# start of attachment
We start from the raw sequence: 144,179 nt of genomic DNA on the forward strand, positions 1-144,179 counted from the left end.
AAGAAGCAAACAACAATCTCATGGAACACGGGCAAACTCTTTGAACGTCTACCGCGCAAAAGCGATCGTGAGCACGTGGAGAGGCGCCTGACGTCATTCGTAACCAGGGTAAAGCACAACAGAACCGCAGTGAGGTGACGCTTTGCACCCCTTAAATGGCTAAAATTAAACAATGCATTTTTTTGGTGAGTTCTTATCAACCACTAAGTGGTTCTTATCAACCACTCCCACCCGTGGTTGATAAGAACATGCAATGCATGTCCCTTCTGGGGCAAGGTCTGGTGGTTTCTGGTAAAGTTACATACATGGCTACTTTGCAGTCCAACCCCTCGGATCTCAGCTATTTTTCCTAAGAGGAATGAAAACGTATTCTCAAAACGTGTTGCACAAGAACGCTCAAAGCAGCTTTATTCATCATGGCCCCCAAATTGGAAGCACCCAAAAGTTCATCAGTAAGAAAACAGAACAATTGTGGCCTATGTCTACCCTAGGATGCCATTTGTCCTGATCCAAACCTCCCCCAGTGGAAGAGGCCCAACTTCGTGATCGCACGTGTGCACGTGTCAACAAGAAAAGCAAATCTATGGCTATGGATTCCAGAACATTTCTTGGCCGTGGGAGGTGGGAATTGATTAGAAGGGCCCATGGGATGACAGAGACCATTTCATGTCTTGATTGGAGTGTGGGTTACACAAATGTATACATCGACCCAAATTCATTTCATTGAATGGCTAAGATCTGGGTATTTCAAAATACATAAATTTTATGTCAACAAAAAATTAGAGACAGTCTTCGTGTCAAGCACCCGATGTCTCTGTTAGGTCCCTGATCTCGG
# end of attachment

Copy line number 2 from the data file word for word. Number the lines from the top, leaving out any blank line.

AAGAAGCAAACAACAATCTCATGGAACACGGGCAAACTCTTTGAACGTCTACCGCGCAAAAGCGATCGTGAGCACGTGGAGAGGCGCCTGACGTCATTCGTAACCAGGGTAAAGCACAACAGAACCGCAGTGAGGTGACGCTTTGCACCCCTTAAATGGCTAAAATTAAACAATGCATTTTTTTGGTGAGTTCTTATCAACCACTAAGTGGTTCTTATCAACCACTCCCACCCGTGGTTGATAAGAACATGCAATGCATGTCCCTTCTGGGGCAAGGTCTGGTGGTTTCTGGTAAAGTTACATACATGGCTACTTTGCAGTCCAACCCCTCGGATCTCAGCTATTTTTCCTAAGAGGAATGAAAACGTATTCTCAAAACGTGTTGCACAAGAACGCTCAAAGCAGCTTTATTCATCATGGCCCCCAAATTGGAAGCACCCAAAAGTTCATCAGTAAGAAAACAGAACAATTGTGGCCTATGTCTACCCTAGGATGCCATTTGTCCTGATCCAAACCTCCCCCAGTGGAAGAGGCCCAACTTCGTGATCGCACGTGTGCACGTGTCAACAAGAAAAGCAAATCTATGGCTATGGATTCCAGAACATTTCTTGGCCGTGGGAGGTGGGAATTGATTAGAAGGGCCCATGGGATGACAGAGACCATTTCATGTCTTGATTGGAGTGTGGGTTACACAAATGTATACATCGACCCAAATTCATTTCATTGAATGGCTAAGATCTGGGTATTTCAAAATACATAAATTTTATGTCAACAAAAAATTAGAGACAGTCTTCGTGTCAAGCACCCGATGTCTCTGTTAGGTCCCTGATCTCGG